Nov. 29, 2017
By Arianne Robinson
Mayor John Tory’s Executive Committee took identity politics head-on Tuesday with four big-feeling items.
The first was a request from the First Nations and Metis in the Aboriginal Affairs Committee for a permanent Indigenous office at city hall. Toronto Council Fire held a drum ceremony at city hall before the Executive Committee approved the Indigenous Affairs Office.
Next was the Toronto Action Plan to Confront Anti-Black Racism. Public speakers talked about police officers in schools, carding, and some of their own community organizing during the discussion of funding to confront anti-black racism.
The issue about enhanced security at Toronto City Hall was also brought up. Activists and others spoke out about increased security measures at the building, arguing against having more security guards and the possibility of metal detectors at their local government.
Finally, starting sometime around 9 p.m., there was a free-speech item that asked what events should be allowed on city property, referencing a specific case before committee about Al-Quds Day in Toronto.
(On that last item, committee requested that City Manager Peter Wallace complete an extensive research consultation with constitutional scholars, experts, and stakeholders on whether the city can prevent public gatherings on its properties if the event is deemed to promote hate.)
Other items discussed during committee involved the costs of new staff positions and grant programs.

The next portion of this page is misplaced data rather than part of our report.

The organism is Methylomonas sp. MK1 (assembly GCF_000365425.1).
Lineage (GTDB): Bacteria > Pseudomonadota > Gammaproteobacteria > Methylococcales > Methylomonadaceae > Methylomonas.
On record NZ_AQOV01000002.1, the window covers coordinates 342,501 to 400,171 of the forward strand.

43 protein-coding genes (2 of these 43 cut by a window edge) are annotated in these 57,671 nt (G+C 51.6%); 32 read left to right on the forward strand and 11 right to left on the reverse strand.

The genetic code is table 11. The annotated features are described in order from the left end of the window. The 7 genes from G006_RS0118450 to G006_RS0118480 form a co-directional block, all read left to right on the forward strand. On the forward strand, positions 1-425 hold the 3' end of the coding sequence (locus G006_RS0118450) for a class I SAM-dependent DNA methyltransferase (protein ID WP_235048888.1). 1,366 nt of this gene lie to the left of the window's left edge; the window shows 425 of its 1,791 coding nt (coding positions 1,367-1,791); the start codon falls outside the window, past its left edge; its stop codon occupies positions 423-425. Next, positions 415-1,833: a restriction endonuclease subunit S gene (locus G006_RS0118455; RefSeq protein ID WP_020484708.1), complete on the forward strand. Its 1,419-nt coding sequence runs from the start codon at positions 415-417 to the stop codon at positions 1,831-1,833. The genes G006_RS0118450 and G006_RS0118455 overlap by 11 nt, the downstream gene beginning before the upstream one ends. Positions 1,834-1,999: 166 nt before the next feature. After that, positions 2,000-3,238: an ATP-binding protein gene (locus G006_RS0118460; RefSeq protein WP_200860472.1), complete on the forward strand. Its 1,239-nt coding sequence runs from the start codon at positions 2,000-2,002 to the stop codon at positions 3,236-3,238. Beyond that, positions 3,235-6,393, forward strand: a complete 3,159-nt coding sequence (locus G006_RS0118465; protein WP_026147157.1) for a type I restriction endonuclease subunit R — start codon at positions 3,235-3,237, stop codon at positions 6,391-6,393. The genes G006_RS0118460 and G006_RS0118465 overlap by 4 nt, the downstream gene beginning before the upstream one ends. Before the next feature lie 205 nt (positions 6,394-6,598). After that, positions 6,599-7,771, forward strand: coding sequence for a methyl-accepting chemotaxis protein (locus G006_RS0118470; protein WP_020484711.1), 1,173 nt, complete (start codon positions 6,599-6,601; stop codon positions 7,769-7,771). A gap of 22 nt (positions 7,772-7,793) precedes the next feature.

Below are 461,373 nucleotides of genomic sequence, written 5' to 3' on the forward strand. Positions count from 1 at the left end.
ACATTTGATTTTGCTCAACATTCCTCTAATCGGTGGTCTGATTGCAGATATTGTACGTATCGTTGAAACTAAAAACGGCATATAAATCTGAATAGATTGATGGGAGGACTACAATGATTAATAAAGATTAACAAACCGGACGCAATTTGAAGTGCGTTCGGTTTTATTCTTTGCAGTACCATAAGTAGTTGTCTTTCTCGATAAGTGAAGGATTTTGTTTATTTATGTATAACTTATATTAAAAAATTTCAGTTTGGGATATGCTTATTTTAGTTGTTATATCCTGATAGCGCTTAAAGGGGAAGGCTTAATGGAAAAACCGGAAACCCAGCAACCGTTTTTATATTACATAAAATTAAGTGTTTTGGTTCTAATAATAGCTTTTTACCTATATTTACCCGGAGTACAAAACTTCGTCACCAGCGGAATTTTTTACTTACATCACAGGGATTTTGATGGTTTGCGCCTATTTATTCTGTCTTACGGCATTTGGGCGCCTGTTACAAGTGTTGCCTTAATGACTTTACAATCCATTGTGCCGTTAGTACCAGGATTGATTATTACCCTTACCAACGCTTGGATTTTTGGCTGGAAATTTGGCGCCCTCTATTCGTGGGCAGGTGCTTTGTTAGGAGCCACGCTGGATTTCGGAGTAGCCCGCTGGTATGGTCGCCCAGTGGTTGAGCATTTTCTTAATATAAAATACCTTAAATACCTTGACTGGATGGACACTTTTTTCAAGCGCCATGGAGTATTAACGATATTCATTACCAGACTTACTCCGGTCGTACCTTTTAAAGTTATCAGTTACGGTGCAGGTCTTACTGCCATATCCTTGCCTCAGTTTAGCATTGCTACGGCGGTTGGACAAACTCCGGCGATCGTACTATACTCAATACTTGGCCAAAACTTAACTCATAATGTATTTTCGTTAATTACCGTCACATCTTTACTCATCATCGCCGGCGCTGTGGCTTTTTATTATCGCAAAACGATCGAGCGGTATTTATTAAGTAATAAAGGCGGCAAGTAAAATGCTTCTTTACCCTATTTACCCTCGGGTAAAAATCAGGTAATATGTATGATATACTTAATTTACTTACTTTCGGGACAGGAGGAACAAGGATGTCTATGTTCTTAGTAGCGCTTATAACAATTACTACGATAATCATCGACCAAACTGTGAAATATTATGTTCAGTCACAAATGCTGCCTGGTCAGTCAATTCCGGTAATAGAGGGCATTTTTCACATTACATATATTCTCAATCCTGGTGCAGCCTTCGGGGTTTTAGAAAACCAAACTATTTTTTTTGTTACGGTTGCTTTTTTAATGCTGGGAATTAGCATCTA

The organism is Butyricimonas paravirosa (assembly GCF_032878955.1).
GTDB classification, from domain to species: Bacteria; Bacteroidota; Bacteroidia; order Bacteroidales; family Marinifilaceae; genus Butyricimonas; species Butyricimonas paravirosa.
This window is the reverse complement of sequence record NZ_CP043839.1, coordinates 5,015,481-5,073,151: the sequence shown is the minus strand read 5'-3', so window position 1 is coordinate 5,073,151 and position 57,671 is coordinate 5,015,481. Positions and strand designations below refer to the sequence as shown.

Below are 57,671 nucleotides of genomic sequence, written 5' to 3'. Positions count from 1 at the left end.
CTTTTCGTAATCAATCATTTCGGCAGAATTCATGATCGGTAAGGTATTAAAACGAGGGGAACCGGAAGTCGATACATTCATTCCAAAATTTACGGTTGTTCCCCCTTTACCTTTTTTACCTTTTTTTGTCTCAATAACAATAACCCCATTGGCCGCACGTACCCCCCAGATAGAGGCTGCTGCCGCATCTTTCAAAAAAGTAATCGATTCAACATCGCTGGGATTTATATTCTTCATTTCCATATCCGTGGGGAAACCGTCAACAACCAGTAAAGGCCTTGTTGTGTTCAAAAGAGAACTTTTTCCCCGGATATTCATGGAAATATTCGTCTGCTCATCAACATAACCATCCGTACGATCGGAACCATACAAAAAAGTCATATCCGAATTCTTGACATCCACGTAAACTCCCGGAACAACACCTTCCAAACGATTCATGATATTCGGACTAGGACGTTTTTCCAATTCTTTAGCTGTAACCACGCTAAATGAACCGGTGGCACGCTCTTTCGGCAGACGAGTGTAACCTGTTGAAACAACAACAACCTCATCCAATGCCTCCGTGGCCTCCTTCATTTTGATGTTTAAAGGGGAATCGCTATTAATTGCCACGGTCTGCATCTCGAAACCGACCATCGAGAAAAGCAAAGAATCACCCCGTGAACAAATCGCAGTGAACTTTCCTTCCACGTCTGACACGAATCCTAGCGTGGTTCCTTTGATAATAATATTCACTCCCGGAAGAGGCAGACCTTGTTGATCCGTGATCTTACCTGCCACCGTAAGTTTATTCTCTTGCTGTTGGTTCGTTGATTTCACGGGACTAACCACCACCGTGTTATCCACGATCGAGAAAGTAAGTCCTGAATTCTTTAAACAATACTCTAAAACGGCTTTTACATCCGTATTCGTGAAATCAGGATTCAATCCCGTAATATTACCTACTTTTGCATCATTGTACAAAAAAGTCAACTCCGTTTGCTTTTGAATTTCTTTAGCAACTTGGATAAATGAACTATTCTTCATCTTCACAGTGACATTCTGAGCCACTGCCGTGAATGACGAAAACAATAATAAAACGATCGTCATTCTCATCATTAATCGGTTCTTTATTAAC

Funding requested for the Indigenous Affairs Office is for $480,000 for four positions and $40,000 for an external consultant position for a total of $520,000. The Aboriginal Affairs Committee has long advocated for the office, which would form part of the city’s commitment to fulfil eight of the Truth and Reconciliation Commission of Canada’s calls to action.
The funding request for the Toronto Action Plan to Confront Anti-Black Racism is for $460,000 to fund five staff members, plus $535,000 in program grants (the total being $995,000). The action plan is the result of public engagement with black Torontonians, and involved a city-wide poster campaign last year.
The costs for the new programs will be part of the 2018 budget discussions at city hall, happening now and going into the winter.
The marathon meeting lasted just over 12 hours, ending with the Al-Quds item. One public speaker, Karen Rodman, read a letter she said Al-Quds Committee had sent to the city last Friday, but was not put online as part of the record. Tory told Rodman the letter had been distributed and he had the letter before him. As of time of publication it was still not available online.
Correction: A previous version of this article stated clerk’s staff would not make the letter from the “Al-Quds Committee” available to view after the meeting. A letter from the chairperson of this committee was available, however other letters submitted to the committee by the public were not available.